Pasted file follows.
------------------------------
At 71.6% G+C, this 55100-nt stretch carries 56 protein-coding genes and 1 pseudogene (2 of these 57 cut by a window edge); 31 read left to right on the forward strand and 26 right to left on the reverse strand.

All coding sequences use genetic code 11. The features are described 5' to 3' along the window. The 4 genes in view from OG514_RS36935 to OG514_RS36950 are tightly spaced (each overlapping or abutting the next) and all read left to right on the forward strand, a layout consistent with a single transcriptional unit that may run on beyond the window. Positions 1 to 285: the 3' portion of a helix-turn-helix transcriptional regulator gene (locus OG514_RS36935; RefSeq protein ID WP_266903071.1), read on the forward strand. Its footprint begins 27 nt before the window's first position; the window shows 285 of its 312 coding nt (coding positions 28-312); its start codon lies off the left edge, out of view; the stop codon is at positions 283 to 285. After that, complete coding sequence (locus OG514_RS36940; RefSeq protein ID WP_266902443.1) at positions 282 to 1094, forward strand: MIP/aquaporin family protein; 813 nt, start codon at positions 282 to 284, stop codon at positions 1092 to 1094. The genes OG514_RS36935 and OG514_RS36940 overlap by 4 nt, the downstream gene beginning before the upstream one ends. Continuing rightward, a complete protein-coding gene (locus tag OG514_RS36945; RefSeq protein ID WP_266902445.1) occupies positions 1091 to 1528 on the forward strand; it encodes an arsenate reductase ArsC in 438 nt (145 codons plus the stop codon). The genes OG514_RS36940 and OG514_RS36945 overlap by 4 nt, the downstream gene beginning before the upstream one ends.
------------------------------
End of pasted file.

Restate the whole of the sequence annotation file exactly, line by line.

At 71.6% G+C, this 55100-nt stretch carries 56 protein-coding genes and 1 pseudogene (2 of these 57 cut by a window edge); 31 read left to right on the forward strand and 26 right to left on the reverse strand.

All coding sequences use genetic code 11. The features are described 5' to 3' along the window. The 4 genes in view from OG514_RS36935 to OG514_RS36950 are tightly spaced (each overlapping or abutting the next) and all read left to right on the forward strand, a layout consistent with a single transcriptional unit that may run on beyond the window. Positions 1 to 285: the 3' portion of a helix-turn-helix transcriptional regulator gene (locus OG514_RS36935; RefSeq protein ID WP_266903071.1), read on the forward strand. Its footprint begins 27 nt before the window's first position; the window shows 285 of its 312 coding nt (coding positions 28-312); its start codon lies off the left edge, out of view; the stop codon is at positions 283 to 285. After that, complete coding sequence (locus OG514_RS36940; RefSeq protein ID WP_266902443.1) at positions 282 to 1094, forward strand: MIP/aquaporin family protein; 813 nt, start codon at positions 282 to 284, stop codon at positions 1092 to 1094. The genes OG514_RS36935 and OG514_RS36940 overlap by 4 nt, the downstream gene beginning before the upstream one ends. Continuing rightward, a complete protein-coding gene (locus tag OG514_RS36945; RefSeq protein ID WP_266902445.1) occupies positions 1091 to 1528 on the forward strand; it encodes an arsenate reductase ArsC in 438 nt (145 codons plus the stop codon). The genes OG514_RS36940 and OG514_RS36945 overlap by 4 nt, the downstream gene beginning before the upstream one ends.